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That Girl Away

Hi friends! As promised: this post is all about how you can save money on food while you’re in the most expensive city in the world: Reykjavik. Or at least it’s about how I never paid more than $20 for a meal while in the most expensive city in the world.

Let’s get straight into it, shall we?

Money Saving Tips: 

  1. Buy the breakfast at whatever hostel or hotel you’re staying at. It will likely be a lot cheaper than what you’d get elsewhere. Places also open on the later side in Reykjavik, so you might also not have many options. I paid $11 USD each morning at my hostel to have a croissant, juice, and yogurt with granola. This ended up being a wise choice. Even though $11 for breakfast might sound like a lot to Americans, even New Yorkers, you won’t find a $2 croissant truck on the corner, so $11 for lots of choices is worth it.
  2. Drink the free coffee and skips the cafes: I’ll assume that most hostels and hotels have free coffee in the morning. At least mine did. I also brought a reusable travel mug with me so I’d always be able to take it with me when I was done eating and wanted to leave. I think I often spend a lot of money when I travel in cafes that are cute and whatever, and this time, I just didn’t care. I was honest with myself that I don’t really like the taste of coffee so it wasn’t worth it to spend $6 on a latte everywhere I could. I did, however, go into one coffee shop while I was there, a local chain called Te and Kaffi – and I ordered a cappuccino (not sure if I ordered nut milk or not) and I saved 40 krona by bringing my own cup. Score!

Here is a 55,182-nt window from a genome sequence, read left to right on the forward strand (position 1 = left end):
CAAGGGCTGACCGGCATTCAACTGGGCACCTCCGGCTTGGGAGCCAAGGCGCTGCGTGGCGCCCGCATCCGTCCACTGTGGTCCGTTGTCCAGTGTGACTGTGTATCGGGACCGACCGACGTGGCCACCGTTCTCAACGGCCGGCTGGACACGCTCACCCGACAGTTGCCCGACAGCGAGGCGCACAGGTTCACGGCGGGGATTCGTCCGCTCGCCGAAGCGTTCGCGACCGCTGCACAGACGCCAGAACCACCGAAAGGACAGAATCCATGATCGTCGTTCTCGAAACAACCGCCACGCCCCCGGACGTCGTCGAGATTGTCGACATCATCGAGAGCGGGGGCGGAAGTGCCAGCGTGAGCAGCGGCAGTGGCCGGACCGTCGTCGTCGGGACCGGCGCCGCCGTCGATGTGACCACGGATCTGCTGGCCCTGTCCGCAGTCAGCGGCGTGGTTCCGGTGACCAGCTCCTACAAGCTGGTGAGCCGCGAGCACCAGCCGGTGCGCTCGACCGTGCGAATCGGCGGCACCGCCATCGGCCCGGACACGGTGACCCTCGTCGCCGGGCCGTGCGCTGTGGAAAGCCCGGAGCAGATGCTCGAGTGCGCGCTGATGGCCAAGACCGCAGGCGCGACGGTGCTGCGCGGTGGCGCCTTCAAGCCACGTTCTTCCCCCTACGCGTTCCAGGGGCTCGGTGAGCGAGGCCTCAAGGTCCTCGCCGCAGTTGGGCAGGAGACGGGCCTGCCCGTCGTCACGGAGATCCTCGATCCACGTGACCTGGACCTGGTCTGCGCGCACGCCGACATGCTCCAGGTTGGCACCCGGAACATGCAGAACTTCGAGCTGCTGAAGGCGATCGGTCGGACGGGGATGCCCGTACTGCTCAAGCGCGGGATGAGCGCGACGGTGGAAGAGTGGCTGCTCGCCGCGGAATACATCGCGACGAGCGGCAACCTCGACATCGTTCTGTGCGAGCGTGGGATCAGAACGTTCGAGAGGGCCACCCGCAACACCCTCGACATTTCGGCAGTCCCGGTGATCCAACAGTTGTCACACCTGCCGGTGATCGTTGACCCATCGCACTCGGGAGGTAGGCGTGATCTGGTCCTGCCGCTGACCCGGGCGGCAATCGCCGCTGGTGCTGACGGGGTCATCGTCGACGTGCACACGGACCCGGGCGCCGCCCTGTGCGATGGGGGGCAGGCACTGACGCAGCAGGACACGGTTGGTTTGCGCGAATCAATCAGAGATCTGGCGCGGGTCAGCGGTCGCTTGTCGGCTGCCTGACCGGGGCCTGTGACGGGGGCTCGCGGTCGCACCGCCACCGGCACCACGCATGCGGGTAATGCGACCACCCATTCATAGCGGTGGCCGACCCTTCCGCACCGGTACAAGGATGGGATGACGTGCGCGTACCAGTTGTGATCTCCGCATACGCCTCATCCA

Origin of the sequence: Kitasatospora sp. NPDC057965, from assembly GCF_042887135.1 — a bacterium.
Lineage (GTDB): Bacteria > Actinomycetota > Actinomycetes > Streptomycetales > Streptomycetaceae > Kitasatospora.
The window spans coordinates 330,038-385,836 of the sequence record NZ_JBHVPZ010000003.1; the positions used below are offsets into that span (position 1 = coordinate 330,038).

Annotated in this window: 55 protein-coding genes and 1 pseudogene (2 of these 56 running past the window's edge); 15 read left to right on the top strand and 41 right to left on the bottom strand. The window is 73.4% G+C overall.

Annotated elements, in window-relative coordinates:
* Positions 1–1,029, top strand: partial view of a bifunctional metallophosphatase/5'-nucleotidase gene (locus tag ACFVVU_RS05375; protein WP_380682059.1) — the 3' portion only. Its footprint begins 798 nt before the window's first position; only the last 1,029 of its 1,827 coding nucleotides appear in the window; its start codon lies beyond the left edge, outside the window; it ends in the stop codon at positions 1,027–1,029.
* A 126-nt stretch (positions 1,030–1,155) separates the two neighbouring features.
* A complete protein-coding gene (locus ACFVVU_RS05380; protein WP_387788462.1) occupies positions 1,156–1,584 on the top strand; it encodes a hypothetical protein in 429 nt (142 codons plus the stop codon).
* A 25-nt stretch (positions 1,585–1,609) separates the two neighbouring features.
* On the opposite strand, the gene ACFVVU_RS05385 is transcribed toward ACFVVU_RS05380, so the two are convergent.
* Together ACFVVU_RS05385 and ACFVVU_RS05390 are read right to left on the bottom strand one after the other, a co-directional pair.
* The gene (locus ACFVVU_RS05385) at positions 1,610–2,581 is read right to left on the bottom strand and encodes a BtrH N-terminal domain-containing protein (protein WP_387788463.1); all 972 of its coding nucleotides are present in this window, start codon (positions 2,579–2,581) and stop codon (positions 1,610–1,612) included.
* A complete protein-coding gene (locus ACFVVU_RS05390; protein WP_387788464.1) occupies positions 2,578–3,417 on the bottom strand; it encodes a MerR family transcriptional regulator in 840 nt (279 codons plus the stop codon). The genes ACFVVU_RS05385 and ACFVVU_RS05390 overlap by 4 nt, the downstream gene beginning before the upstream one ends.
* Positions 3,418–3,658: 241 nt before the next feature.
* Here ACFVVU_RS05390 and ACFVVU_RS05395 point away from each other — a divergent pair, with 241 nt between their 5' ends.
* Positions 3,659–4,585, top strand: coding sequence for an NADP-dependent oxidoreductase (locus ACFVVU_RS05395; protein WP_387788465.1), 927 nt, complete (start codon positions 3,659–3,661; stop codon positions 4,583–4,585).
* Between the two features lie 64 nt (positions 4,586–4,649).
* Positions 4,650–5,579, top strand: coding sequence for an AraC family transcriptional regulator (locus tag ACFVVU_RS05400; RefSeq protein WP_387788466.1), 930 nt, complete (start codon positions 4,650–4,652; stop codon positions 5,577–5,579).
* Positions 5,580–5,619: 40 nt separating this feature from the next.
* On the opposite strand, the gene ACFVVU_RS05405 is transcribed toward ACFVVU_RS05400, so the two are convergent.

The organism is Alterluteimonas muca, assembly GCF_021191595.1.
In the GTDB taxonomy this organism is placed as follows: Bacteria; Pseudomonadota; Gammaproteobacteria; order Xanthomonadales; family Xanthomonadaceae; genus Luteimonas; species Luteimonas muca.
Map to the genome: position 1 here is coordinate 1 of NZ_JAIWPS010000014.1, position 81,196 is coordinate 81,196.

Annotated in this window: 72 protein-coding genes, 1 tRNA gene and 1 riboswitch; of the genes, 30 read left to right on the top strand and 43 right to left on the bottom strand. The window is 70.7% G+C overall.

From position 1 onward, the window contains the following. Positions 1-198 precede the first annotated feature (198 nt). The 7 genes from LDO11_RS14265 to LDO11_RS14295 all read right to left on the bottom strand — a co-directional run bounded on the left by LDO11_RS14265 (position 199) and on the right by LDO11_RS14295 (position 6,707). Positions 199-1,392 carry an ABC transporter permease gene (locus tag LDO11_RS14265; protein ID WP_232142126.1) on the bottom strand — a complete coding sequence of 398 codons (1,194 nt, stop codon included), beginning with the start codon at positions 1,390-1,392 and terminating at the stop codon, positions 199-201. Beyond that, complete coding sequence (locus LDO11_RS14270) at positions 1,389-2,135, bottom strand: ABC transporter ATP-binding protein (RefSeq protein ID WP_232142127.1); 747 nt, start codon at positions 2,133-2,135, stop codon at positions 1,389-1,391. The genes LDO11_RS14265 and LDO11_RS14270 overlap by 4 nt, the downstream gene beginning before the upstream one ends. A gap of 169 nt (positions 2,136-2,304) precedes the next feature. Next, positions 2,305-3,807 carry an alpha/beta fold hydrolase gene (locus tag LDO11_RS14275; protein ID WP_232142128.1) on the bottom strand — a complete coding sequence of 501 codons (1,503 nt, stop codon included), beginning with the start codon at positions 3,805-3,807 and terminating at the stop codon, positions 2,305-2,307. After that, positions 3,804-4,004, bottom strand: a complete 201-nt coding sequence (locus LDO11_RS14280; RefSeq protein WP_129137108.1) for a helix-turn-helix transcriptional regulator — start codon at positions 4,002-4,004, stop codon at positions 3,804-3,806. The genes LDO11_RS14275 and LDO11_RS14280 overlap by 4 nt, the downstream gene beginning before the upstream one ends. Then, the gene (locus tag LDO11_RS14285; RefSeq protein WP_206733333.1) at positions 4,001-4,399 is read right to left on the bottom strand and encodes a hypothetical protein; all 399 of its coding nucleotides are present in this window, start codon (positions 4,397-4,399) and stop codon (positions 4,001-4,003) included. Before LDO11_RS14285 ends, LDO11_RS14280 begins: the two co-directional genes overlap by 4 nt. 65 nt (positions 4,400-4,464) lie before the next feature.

These are really my only two tips when it comes to saving money in Iceland on food. So, let’s see how I did during my four days in the Most Expensive City on the Planet:

Day 1: I arrived later in the day so I didn’t eat breakfast.

Lunch: I spent $13 on an Indian curry bowl with lots of fresh veggies and spices, and rice, etc. at this vegan fast-casual joint a few blocks from my hostel called GLO. Thirteen dollars is pretty standard for what you’d pay for a bowl in NYC, so I was surprised and happy when the charge came through on my card.

Dinner: I’d seen a vegan YouTube couple go to this vegan place called Veganese a couple of months ago and I’d started following them on Instagram (the restaurant). The couple said it was complete junk food but it was the food highlight of their trip. My digestive system was a little thrown off by the time difference and the extra gluten that I’d been consuming after 1.5 months off gluten so I went easy on myself with a bowl of the “seitanic chili” and a slice of bread with vegan cheese on it. I took the crispy seitan pieces off the top of the chili (those are straight gluten) and the chili was really good! I was happy. I had a few bites of the bread and tried the vegan cheese, too, but since I was trying to be nice to my digestive system, I decided that fake cheese wouldn’t help much. But the chili was ace! I think most of their food would’ve been amazing, although greasy and fried, if I’d been able to try it. This was the second most expensive meal I had while in Reykjavik and it cost $18.49.

Day 2:

Breakfast at the hostel: Yogurt with fruit, granola, and jam, orange juice, and a croissant. Total: $10.93.